If recording a real piano isn't for you, there's no shortage of very convincing software alternatives.
Nothing can quite match the sound of a real grand, and elsewhere in this issue we explore methods of recording one, but in practice a lot of home studio owners find sample sets or virtual instruments a more practical option. There are lots of contenders to choose from, each with its own slant favouring certain applications. This buyer's guide aims to make the task of choosing a suitable instrument quicker and easier, as well as providing a Jargon Buster (see page 182) to get you up to speed with the necessary piano-related technical terms.
True Pianos offers three basic piano sounds of unspecified provenance ('Diamond', 'Emerald' and 'Sapphire'), with excellent polyphony and modelled sympathetic resonance, despite the slim file size (75MB for Diamond). Recommended CPU specs are a 2.5GHz single-core or 1.5GHz multi-core PC, or a Power PC G5 or Intel multi-core Mac, with neither needing more than 256MB RAM. The interface is simple, with each basic piano sound ('Module') offering a number of sonic variations ('Presets') along with straightforward keyboard dynamics, tuning reference and note release controls. The output is free of room ambience, so you can add processing according to your needs. Included in the price is a year's worth of downloadable Module updates: the Sapphire Module was new in October 2007, and further new Modules are promised. Audio examples and 40-day demo can be downloaded from the company's web site (see 'Pricing' box).
The successor to Galaxy Steinway 5.1, Galaxy II offers three sampled grand pianos: the original Steinway Model D 270, recorded in Belgium's Galaxy Studios, a nine-foot 96-note Bösendorfer Imperial 290, recorded in Germany's Hansahaus Studios; and a 1929 Blüthner Model 150 baby grand. Each was copiously multisampled, and the Steinway, as before, was miked up for surround as well as stereo, resulting in an overall library of about 29GB. Special features are a convolution reverb, a programmable pad-synth layer, and a Warp section of four sound-design effects. A full review of the library is in progress as I write this, so keep your eyes peeled. In the interim, here are Dave Stewart's thoughts on the Steinway sound from the Galaxy 5.1 review in SOS March 2006: "The piano sounds great... Dynamic transitions remain smooth right across its seven-octave range; the beautifully transparent high notes are responsive to the most delicate of touches and the bass notes can deliver weight and power... Classic-sounding without being too 'steely' or overbearing, the instrument is subtle and expressive enough for jazz and classical music, and strong and bright enough to cut it in a pop mix."
This library is based on samples of a Blüthner Model One recorded by Dan Dean & Ernest Cholakis on the scoring stage at Lucasfilm's Skywalker Sound studios. Each note of the piano was recorded at 12 velocity levels, with a phenomenally low noise floor. The sound was captured very dry, in order to eliminate, as far as possible, the resonant character of the piano and the recording room. These elements are instead recreated using convolution processing, which effectively allows you to change the construction of both piano and room using the large built-in library of impulse responses. All that convolution requires at least a 2.8GHz Pentium 4/Athlon PC or a 1.8GHz Apple G4/G5. Other unusual features include support for a variable sustain pedal (for a more natural playing response) and a facility to retune just intonation on the fly to suit whichever key you're playing in. In SOS November 2007, Mark Wherry was impressed: "When I started to play the Digital Model One I almost forgot that I was sitting in front of an electronic instrument... If Dan and Ernest provided just their original source samples in the Digital Model One, it would already have been a great instrument, but the flexibility and tonal possibilities you can get from using the [convolution processing] are tremendous and really add another dimension to the sound."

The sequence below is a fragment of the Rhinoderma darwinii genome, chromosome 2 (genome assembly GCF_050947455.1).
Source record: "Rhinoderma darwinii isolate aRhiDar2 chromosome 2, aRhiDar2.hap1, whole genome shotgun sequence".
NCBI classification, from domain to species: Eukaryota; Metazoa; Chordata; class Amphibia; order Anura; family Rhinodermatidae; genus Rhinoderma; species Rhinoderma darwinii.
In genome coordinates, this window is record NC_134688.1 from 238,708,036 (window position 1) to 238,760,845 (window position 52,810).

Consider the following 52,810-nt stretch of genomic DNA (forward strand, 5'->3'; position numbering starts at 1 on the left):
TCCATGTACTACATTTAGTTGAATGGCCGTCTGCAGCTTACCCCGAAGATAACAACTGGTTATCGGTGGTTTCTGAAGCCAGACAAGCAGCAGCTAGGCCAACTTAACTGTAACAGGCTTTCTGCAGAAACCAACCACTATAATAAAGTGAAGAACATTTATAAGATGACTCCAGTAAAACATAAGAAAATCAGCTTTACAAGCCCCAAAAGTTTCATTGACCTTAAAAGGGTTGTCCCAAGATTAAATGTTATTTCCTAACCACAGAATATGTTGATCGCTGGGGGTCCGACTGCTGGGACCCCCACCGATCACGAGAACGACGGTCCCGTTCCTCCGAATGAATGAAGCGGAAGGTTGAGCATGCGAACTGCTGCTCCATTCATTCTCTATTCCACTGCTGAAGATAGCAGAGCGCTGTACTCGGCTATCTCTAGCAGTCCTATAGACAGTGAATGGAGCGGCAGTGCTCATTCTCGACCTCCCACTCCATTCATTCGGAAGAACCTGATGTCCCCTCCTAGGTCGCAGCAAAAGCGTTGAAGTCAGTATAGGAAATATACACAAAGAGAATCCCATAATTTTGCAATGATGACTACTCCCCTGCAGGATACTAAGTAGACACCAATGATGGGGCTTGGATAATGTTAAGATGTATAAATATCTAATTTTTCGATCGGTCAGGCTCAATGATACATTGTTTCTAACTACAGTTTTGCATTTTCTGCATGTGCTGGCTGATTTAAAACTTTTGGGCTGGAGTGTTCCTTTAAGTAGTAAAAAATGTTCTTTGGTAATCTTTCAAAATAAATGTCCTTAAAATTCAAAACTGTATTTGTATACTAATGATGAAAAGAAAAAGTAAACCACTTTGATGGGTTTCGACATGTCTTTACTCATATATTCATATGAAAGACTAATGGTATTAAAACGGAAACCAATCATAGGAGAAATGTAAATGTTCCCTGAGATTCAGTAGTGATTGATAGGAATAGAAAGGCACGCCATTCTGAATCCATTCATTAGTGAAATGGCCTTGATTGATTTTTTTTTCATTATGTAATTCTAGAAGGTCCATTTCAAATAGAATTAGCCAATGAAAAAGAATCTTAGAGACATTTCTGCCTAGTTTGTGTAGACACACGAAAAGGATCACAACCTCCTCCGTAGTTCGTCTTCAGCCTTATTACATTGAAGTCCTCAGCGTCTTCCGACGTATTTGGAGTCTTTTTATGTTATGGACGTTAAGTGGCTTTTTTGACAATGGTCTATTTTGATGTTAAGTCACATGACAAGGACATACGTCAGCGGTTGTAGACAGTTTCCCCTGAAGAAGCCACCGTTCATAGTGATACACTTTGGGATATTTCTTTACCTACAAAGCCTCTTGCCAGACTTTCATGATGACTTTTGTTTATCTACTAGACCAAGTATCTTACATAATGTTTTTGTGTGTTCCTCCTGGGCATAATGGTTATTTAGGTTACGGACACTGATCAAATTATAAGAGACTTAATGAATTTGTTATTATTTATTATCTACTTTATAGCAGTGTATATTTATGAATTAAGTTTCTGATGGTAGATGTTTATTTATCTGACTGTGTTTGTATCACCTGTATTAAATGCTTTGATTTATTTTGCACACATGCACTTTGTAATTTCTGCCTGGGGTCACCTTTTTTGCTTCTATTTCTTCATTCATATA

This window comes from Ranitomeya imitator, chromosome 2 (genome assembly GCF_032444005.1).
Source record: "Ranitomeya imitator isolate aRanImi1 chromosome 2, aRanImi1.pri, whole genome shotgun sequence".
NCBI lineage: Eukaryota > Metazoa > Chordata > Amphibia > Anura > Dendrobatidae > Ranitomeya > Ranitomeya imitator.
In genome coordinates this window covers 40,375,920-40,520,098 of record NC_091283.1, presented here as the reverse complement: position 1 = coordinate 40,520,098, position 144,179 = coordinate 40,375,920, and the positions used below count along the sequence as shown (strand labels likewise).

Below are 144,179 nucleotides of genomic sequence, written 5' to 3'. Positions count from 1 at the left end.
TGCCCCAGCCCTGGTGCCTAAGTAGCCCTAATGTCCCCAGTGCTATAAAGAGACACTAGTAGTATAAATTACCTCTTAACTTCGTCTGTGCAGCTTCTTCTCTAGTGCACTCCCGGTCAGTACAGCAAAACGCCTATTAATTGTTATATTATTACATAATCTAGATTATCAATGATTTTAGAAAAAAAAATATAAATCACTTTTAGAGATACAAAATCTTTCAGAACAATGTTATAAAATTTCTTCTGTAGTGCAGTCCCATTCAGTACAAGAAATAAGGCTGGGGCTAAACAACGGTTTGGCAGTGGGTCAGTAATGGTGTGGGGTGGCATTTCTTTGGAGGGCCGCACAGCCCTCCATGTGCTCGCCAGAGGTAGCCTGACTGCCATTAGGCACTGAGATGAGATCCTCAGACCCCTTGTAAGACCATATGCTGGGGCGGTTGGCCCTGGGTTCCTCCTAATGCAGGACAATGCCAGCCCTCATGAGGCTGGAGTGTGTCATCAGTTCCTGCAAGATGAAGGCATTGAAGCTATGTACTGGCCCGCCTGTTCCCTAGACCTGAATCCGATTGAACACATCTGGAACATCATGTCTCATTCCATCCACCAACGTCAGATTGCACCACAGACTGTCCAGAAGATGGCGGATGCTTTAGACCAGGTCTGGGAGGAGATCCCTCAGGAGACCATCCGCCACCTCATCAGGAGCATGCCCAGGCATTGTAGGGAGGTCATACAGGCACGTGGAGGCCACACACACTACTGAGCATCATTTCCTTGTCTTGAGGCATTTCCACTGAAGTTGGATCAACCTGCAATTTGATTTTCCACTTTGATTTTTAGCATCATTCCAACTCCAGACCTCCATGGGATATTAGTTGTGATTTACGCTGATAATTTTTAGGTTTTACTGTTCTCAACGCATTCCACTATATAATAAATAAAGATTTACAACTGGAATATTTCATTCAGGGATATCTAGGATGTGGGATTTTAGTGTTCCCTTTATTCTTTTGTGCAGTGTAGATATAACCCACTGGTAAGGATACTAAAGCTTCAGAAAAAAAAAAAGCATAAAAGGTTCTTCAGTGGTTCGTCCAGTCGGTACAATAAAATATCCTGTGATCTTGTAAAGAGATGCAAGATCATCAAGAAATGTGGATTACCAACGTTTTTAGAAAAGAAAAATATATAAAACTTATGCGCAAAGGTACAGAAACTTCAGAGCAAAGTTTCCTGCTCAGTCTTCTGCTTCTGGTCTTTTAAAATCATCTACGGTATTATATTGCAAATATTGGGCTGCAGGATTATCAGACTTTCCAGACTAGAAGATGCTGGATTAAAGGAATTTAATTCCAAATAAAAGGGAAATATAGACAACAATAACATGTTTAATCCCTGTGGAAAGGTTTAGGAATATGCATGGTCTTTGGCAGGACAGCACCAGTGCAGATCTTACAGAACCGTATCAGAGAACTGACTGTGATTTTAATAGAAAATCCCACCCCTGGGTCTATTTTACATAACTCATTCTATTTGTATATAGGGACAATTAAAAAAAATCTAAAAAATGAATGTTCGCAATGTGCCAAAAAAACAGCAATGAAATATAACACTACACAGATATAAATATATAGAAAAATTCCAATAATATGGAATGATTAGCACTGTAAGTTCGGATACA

This instrument uses physical modelling rather than the more common sample-based approach — hence the software's tiny 15MB file size. The two main built-in piano sounds aren't based on a particular brand of piano, although since Pianoteq's launch the company have used the same technology to capture the sounds of seven museum-piece keyboard instruments, and these add-ons are free downloads for registered users. The power of the physical modelling approach is evident in the characteristics that can be adjusted in Pianoteq — changes in hammer hardness, amount of sympathetic resonance and piano size, for example. Other unusual features include a variable sustain pedal; an intriguing added 'staccato sustain' pedal, which provides sustain-pedal resonance without affecting note lengths; microtonal and variable stretch-tuning; and a unison width control, which adjusts the tuning accuracy of the individual strings for higher-register multi-string notes. Delivering 256-note polyphony at up to 192kHz, with built-in reverb and EQ processing, Pianoteq's CPU load is understandably pretty high (Modartt recommend a 3GHz Intel Pentium 4 CPU or any of the new dual-core processors to get the best out of it), but a modest 128MB RAM is consumed. In SOS January 2007, Dave Stewart gave a resounding thumbs-up: "I compared Pianoteq to one of the best of the recent crop of sampled grands, and the difference was pretty dramatic. Both pianos sounded fine on simple pop/rock styles... But when it came to expressive improvised music, Pianoteq was much more playable — its notes sounded more connected than those of the sampled instrument, giving fast runs and phrases something of the silvery cohesion of a real piano." Audio examples and a 45-day demo are available at the Pianoteq web site.